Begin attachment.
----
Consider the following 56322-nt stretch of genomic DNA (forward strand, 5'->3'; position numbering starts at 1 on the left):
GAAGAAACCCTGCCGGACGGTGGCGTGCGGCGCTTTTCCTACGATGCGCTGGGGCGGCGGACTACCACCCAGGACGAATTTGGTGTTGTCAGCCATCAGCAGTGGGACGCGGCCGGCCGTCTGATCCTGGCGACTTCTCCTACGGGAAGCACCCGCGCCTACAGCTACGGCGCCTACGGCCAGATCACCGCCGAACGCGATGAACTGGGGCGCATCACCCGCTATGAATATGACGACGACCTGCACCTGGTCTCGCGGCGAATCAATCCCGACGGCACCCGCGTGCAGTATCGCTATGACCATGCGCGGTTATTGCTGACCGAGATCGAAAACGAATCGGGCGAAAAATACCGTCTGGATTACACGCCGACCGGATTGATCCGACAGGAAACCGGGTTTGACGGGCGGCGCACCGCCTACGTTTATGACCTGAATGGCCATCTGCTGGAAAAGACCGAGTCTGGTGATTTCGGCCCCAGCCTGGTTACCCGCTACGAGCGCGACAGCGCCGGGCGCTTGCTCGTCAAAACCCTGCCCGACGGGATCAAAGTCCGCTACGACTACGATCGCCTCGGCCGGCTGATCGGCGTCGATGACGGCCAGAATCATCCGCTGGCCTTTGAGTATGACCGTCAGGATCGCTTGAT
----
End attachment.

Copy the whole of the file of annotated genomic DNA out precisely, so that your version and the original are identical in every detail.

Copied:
Consider the following 56322-nt stretch of genomic DNA (forward strand, 5'->3'; position numbering starts at 1 on the left):
GAAGAAACCCTGCCGGACGGTGGCGTGCGGCGCTTTTCCTACGATGCGCTGGGGCGGCGGACTACCACCCAGGACGAATTTGGTGTTGTCAGCCATCAGCAGTGGGACGCGGCCGGCCGTCTGATCCTGGCGACTTCTCCTACGGGAAGCACCCGCGCCTACAGCTACGGCGCCTACGGCCAGATCACCGCCGAACGCGATGAACTGGGGCGCATCACCCGCTATGAATATGACGACGACCTGCACCTGGTCTCGCGGCGAATCAATCCCGACGGCACCCGCGTGCAGTATCGCTATGACCATGCGCGGTTATTGCTGACCGAGATCGAAAACGAATCGGGCGAAAAATACCGTCTGGATTACACGCCGACCGGATTGATCCGACAGGAAACCGGGTTTGACGGGCGGCGCACCGCCTACGTTTATGACCTGAATGGCCATCTGCTGGAAAAGACCGAGTCTGGTGATTTCGGCCCCAGCCTGGTTACCCGCTACGAGCGCGACAGCGCCGGGCGCTTGCTCGTCAAAACCCTGCCCGACGGGATCAAAGTCCGCTACGACTACGATCGCCTCGGCCGGCTGATCGGCGTCGATGACGGCCAGAATCATCCGCTGGCCTTTGAGTATGACCGTCAGGATCGCTTGAT